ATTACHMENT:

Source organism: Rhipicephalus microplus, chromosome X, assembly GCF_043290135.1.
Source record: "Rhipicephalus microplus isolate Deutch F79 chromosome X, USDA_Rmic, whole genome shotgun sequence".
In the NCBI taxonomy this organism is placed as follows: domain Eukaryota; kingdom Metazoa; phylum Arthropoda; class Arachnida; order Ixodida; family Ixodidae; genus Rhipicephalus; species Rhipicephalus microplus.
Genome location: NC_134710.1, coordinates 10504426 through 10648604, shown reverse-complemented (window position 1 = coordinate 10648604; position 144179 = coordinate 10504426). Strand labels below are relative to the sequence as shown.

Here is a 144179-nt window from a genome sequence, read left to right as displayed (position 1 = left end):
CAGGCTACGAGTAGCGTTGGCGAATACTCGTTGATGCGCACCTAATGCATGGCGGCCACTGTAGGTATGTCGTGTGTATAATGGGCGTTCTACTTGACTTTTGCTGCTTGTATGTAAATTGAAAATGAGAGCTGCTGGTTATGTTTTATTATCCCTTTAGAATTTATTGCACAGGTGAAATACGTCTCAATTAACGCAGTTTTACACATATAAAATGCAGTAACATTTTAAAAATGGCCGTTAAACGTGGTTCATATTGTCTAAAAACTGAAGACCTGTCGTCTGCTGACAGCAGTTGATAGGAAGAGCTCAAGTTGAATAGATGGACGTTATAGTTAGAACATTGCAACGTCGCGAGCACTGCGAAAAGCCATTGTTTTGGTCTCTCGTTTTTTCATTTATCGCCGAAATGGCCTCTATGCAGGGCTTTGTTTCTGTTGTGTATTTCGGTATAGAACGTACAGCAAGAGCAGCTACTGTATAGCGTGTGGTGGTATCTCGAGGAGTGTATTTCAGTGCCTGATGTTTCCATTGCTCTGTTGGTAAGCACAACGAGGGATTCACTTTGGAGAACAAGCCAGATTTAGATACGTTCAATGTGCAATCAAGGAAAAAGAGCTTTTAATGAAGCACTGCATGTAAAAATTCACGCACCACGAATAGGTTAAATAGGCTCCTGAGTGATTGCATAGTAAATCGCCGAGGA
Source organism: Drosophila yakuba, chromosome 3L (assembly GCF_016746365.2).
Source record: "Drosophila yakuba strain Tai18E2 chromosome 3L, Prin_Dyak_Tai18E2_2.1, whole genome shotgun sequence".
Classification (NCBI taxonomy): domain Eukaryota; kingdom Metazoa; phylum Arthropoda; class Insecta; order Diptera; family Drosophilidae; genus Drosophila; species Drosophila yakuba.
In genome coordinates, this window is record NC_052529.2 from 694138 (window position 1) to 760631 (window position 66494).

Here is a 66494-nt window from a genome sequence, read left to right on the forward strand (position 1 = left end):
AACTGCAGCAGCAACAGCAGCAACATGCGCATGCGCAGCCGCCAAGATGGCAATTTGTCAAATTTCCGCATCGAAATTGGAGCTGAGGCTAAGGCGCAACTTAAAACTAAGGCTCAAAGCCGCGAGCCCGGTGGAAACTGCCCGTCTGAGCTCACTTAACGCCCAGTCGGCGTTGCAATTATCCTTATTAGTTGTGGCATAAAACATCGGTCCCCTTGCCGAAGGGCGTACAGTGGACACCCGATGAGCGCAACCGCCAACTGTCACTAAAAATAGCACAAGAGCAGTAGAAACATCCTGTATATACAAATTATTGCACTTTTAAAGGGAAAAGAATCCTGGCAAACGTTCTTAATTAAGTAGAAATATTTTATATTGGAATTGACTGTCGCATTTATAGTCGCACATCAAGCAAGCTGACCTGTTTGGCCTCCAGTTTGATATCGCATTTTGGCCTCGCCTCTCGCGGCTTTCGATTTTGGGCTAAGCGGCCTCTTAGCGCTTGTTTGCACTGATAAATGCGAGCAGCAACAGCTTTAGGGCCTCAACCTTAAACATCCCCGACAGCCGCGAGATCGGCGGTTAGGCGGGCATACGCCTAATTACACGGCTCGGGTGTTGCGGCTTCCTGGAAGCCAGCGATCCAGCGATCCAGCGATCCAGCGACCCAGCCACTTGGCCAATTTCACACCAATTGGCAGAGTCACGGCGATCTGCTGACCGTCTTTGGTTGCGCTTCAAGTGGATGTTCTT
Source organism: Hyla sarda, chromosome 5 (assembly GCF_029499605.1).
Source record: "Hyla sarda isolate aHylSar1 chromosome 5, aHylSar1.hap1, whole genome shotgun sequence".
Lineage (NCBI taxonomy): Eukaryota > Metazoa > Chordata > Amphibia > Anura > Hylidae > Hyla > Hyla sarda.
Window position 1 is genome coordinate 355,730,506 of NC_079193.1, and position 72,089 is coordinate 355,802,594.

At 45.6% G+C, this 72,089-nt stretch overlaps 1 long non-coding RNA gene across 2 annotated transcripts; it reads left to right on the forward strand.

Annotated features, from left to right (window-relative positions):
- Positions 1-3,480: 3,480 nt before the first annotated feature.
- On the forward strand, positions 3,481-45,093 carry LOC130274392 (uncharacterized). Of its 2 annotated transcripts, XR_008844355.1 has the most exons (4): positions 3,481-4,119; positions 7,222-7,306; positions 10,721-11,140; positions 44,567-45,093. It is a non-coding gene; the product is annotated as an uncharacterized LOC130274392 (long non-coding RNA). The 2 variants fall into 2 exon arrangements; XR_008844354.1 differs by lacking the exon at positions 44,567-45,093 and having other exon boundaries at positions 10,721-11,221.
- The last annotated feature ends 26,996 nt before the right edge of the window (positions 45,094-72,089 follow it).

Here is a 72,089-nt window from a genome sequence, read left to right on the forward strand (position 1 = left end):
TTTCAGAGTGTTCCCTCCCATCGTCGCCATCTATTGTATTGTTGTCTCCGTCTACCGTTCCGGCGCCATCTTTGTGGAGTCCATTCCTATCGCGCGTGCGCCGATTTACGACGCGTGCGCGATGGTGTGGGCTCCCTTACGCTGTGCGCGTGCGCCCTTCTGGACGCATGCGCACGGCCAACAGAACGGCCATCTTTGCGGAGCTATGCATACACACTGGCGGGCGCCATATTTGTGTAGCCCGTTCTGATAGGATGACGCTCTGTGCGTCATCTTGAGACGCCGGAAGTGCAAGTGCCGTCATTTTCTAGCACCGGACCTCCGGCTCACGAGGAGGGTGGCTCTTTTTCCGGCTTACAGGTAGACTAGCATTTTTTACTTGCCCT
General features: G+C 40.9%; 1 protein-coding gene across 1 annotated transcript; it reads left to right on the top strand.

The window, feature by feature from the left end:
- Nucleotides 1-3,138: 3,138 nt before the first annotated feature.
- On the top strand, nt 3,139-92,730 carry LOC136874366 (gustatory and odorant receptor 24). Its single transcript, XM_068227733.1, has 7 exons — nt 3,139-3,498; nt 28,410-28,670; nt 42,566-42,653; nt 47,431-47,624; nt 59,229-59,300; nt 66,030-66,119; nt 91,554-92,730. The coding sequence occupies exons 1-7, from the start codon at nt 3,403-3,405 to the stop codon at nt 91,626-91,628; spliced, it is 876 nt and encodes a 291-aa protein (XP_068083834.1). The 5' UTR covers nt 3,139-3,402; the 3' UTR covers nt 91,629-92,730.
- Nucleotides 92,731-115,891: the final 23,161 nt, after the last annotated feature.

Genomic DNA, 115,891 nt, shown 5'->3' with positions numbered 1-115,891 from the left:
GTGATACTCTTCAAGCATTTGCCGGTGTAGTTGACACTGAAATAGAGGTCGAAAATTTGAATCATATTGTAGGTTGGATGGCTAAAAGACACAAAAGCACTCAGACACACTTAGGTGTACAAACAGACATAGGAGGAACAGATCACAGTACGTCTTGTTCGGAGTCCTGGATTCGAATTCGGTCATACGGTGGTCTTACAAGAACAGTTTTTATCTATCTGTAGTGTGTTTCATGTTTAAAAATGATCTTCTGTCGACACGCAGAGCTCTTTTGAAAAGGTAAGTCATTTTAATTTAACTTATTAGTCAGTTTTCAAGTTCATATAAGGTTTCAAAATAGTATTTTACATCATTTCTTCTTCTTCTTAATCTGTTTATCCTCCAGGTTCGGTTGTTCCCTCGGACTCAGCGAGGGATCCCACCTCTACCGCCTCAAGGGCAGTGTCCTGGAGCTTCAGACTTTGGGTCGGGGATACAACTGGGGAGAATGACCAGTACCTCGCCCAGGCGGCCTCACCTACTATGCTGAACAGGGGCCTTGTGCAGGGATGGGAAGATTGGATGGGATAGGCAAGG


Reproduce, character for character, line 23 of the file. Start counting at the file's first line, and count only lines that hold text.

TTTCAGAGTGTTCCCTCCCATCGTCGCCATCTATTGTATTGTTGTCTCCGTCTACCGTTCCGGCGCCATCTTTGTGGAGTCCATTCCTATCGCGCGTGCGCCGATTTACGACGCGTGCGCGATGGTGTGGGCTCCCTTACGCTGTGCGCGTGCGCCCTTCTGGACGCATGCGCACGGCCAACAGAACGGCCATCTTTGCGGAGCTATGCATACACACTGGCGGGCGCCATATTTGTGTAGCCCGTTCTGATAGGATGACGCTCTGTGCGTCATCTTGAGACGCCGGAAGTGCAAGTGCCGTCATTTTCTAGCACCGGACCTCCGGCTCACGAGGAGGGTGGCTCTTTTTCCGGCTTACAGGTAGACTAGCATTTTTTACTTGCCCT